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The Drone Center’s Weekly Roundup: 11/7/16

The Aerovel Flexrotor helped guide ships through in the Arctic ice. Credit: Jake Weber, Precision Integrated

The Aerovel Flexrotor helped guide ships through in the Arctic ice. Credit: Jake Weber, Precision Integrated

October 31, 2016 – November 6, 2016

News

A U.S. drone strike in Syria killed Haydar Kirkan, a senior member of al-Qaeda and former aide to Osama bin Laden. According to a Pentagon spokesperson, the strike took place on October 17 in the Idlib province. (Voice of America)

Chinese consumer drone maker DJI apologized for delays in shipments of its new Mavic Pro foldable drone. The company issued the statement after technology blog Gizmodo reported on numerous customers who had pre-ordered the new hobby drone and had not yet received it by the scheduled delivery date. DJI unveiled the Mavic Pro in September.

Commentary, Analysis, and Art

The U.S. Air Combat Command released a report that found that a lightning strike was the cause of an MQ-1B Predator drone crash in Iraq last year. (Military.com)

In a conference with reporters, Gen. Joseph Lengyel said that drone operations are a good fit for U.S. National Guard troops. (Military.com)

At Bloomberg, Kyle Stock writes that camera maker GoPro is banking on the success of its Karma drone.

At Popular Science, Jeffrey Lin and P.W. Singer explain what the Zhuhai Airshow tells us about China’s latest drones.

At the Diplomat, Austin Bodetti and Hamidullah Barakzai examine the Taliban’s use of drones in Afghanistan.

The U.S. Army’s Training and Doctrine Command released a strategy document outlining how it plans to train soldiers to counter threats posed by small drones. (Defense News)

At Aviation International Online, John Goglia argues that the FAA drone rules could “stifle student interest” in aviation.

In a paper for Applications in Plant Sciences, a group of researchers explain how drones could be used to aid future ecological studies. (Phys.org)

At the New York Times, Ron Nixon writes that military-grade drones may not be as useful for border surveillance as many thought.

Also at the New York Times, Mark Scott looks at how the oil, gas, and energy sector are embracing drone technology.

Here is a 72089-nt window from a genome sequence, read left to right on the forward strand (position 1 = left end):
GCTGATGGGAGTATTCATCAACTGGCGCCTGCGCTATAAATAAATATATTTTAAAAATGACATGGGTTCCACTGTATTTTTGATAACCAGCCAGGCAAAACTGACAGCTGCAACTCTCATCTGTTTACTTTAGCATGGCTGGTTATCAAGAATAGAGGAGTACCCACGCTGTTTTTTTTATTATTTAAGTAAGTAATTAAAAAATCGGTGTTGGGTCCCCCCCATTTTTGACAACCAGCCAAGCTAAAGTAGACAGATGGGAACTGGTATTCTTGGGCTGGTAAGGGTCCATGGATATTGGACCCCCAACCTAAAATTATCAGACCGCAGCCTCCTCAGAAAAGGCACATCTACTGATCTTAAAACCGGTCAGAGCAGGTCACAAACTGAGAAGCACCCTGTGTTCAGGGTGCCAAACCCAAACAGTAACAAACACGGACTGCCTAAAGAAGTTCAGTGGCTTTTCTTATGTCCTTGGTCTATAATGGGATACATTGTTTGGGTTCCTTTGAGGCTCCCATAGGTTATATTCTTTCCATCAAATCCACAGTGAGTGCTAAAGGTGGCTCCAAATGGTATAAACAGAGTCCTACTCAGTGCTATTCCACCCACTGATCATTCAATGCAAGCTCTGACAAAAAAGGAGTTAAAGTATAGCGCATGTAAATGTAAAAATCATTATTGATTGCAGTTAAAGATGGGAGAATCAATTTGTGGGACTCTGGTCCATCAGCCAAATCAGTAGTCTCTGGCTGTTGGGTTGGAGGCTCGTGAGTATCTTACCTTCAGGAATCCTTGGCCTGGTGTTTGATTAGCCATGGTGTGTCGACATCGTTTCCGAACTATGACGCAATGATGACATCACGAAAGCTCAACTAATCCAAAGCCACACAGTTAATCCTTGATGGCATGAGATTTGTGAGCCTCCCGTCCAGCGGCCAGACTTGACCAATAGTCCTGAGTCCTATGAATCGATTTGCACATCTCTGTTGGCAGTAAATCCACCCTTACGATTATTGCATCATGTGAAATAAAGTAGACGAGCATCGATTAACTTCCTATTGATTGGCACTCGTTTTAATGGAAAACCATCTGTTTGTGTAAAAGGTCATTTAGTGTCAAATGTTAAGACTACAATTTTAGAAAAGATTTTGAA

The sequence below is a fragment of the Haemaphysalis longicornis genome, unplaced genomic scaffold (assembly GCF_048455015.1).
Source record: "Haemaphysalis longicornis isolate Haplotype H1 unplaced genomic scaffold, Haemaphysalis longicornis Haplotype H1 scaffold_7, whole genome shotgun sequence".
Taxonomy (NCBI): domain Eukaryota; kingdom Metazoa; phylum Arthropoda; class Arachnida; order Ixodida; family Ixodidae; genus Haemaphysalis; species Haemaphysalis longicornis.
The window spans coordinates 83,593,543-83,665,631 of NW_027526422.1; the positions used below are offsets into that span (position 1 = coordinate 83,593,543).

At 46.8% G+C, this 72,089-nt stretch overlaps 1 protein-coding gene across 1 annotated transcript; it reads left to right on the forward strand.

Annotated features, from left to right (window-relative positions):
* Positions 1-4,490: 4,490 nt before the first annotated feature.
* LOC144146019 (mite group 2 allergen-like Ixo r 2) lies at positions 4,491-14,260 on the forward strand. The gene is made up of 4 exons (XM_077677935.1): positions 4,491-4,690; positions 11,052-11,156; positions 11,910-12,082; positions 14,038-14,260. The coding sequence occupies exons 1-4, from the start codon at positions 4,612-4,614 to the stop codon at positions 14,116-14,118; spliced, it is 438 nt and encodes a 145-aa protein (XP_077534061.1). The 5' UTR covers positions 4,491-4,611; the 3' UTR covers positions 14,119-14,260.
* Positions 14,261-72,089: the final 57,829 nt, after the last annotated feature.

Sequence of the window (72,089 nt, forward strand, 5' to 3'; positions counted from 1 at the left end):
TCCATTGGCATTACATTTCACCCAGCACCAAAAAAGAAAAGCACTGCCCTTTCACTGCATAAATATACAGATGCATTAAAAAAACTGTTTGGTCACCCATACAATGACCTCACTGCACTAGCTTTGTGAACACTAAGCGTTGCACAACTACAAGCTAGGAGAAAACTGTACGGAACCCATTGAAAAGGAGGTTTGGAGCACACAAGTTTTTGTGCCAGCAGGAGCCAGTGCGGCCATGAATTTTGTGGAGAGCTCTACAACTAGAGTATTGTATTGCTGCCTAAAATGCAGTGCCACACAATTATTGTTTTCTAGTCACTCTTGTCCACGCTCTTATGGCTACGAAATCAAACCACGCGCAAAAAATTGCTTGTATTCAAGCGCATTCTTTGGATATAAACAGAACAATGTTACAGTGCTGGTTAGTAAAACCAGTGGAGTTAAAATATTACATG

At Forbes, Ben Sin reflects on a visit to Shenzhen, China, home to some of the world’s biggest drone manufacturers.

Also at Forbes, Ralph Jennings considers how international restrictions on drone exports could damage Taiwan’s drone industry.

At the Guardian, Jamie Doward investigates claims that the U.K. plays a critical role in U.S. targeted killing operations.

At Popular Science, David Hambling looks at the challenges of developing counter-drone laser weapons.

Know Your Drone

The GRASP Lab at University of Pennsylvania is developing micro-drones that are optimized for navigating indoor environments. (IEEE Spectrum)

U.K. firm Automated Ships and Norwegian unmanned maritime systems maker Kongsberg Maritime are partnering to develop an autonomous unmanned vessel for offshore operations. (AUVSI Blog)

The People’s Liberation Army announced that it has developed a high-speed autonomous unmanned boat, the SeaFly-01. (Defense Aerospace)

Slovenian drone maker C-Astral has unveiled the Bramor ppX, a long-endurance commercial drone, as well as a solar-powered version called the ppx-LRS. (Press Release)
In a demonstration, Boeing and Liquid Robotics used four Sensor Hosting Autonomous Remote Craft to successfully detect and track a live submarine. (Unmanned Systems Technology)

U.S. firm Aerotenna has unveiled a small collision avoidance radar and a flight controller for drones. (UAV News)

Chinese tech firm Xiaomi has unveiled a modular coding toy robot. (Mashable)

The China Aerospace Science and Technology Corporation unveiled the QY-1, a vertical take-off and landing surveillance drone. (IHS Jane’s 360)

Meanwhile, the Aviation Industry Corporation of China unveiled an air-deployable surveillance and electronic warfare drone, the Sky Wing 6. (IHS Jane’s 360)

NASA is reportedly testing swarming microdrones made by a Swedish firm called Bitcraze. (Business Insider)

The U.S. Navy demonstrated a common control system for drones in a simulated medical evacuation with a Lockheed Martin K-Max rotary drone. (Executive Gov)

Sensor maker Aero ID has developed a sensor to detect explosives and other hazardous materials. (Unmanned Systems Technology)

The U.S. Marine Corps is looking to develop lethal munition drones that autonomously seek out and target specific radio frequencies. (Defense One)

Azerbaijan’s National Aviation Academy has unveiled a new drone that can be used for both civilian and military applications. (Azernews)

A new report by researchers from various universities points to vulnerabilities in the 3D-printing process that could be exploited by hackers to destroy drones. (Motherboard)

Deutsche Telekom will reportedly begin developing a drone detection system for Germany’s critical infrastructure and public spaces. (Reuters)

Drones at Work